‘Flawed’ tax cap dumped
The AMA and its members have won their battle to have the $2000 cap on tax deductions for work-related self-education expenses dumped.
In an outcome hailed by AMA President Dr Steve Hambleton as a “victory for common sense”, the Abbott Government earlier this month announced that the tax cap, which was due to come into effect in mid-2015, had been scrapped.
The decision was the culmination of months of lobbying by the AMA and a range of other industry groups and professional organisations, and has been met with relief by thousands of doctors who faced being left, on average, $10,000 out of pocket if the cap came into effect.
Dr Hambleton said the cap was a tax on learning that would have threatened the quality of health care by discouraging doctors from undertaking the continuing education and training needed to keep abreast of the latest developments in medical treatment.
He said it would have had a similarly devastating affect across the professions, where ongoing professional development was vital to sustaining high quality service standards, and would also have hit the education and hospitality sectors hard.
Former Treasurer Wayne Swan announced the cap in April as part of a package of tax measures intended to help fund reform of school education, and justified it as a legitimate crack down on inflated tax claims for extravagant conferences and workshops involving first class air fares and luxury hotels.
But almost from the moment it was unveiled, the AMA was at the forefront of efforts to have the measure repealed, warning that it would cripple professional development and potentially undermine the standard of care.
“You dumb down the country by stopping people self-educating and improving themselves, in whatever field they are in,” Dr Hambleton said. “The proposed cap was a poor policy that would have undermined medical education and training and made it increasingly difficult for doctors to provide quality health care.”
The AMA President said the incoming Coalition Government had “clearly” heeded the medical profession’s warnings: “We asked the Government to scrap the cap, and they have delivered.”
Treasurer Joe Hockey said the cap was an ill-conceived policy that undermined efforts to boost the nation’s productivity.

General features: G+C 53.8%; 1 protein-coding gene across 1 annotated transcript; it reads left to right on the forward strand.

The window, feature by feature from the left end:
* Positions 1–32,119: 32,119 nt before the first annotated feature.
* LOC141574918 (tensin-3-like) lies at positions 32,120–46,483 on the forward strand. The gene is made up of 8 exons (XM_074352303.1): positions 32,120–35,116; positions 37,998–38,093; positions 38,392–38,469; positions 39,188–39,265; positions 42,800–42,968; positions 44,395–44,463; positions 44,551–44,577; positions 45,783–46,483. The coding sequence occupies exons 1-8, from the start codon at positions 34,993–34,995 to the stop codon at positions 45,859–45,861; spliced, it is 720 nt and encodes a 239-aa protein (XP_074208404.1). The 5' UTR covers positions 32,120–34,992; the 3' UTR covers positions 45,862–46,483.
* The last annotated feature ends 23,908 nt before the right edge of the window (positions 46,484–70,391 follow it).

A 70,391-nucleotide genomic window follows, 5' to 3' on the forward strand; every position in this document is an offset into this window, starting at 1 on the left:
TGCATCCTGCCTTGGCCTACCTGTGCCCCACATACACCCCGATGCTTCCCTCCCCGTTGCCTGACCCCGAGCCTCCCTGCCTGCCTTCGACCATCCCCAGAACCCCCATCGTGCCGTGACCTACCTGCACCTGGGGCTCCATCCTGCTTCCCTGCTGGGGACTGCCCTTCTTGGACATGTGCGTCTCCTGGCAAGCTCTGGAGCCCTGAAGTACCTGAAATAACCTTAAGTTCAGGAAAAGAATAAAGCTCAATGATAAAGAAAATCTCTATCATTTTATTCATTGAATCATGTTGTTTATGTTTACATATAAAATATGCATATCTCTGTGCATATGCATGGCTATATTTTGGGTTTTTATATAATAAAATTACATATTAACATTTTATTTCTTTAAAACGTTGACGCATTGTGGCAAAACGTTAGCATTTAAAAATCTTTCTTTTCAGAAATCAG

Announcing that the cap had been scrapped, Mr Hockey said that of the 639,000 taxpayers who claimed tax deductions for self-education expenses, less than a third (174,000) made claims in excess of $2000.
And of those 174,000, 81 per cent earned less than $80,000 a year, he added.
“They are the people who are trying to invest in their own education to get ahead,” Mr Hockey said. “It was flawed policy, with no motivation other than a simple headline.
“The Government recognised that when, between the course of the Budget and the election campaign, they announced a delay.
“They would never have done it, because they would have been clubbed by the reality that people should be investing in their own education. That is how we improve productivity.”
Dr Hambleton praised the Abbott Government for heeding the AMA’s warnings about the potentially devastating effects of the tax cap.
“The AMA was probably the first group to come out to actually recognise the impact of this,” the AMA President said. “It was going to have a huge impact on junior doctors, a huge impact on rural doctors, and a huge impact on the medical profession's ability to stay up to date.
“We congratulate the Government for actually understanding, hearing the message, and delivering an outcome which is quite appropriate for the medical care of Australians.
“This means Australian doctors will be able to stay up to date, they'll be able to maintain their position as first-world care in this country, maintain the self-education, look after the people of Australia.”
Dr Hambleton also paid tribute to the thousands of AMA members who took part in the campaign to have the cap abolished, including writing to their local MPs, participating in surveys, signing petitions and sharing their stories, including through the doctors4health and scrap the cap campaign websites.
“For AMA members, this victory has probably paid for their AMA subscription for the rest of their lives,” he said. “It is one of the most tangible reasons for non-members to pay their subscriptions so that the AMA has got the resources to take up similar issues in the future.”
Published: 18 Nov 2013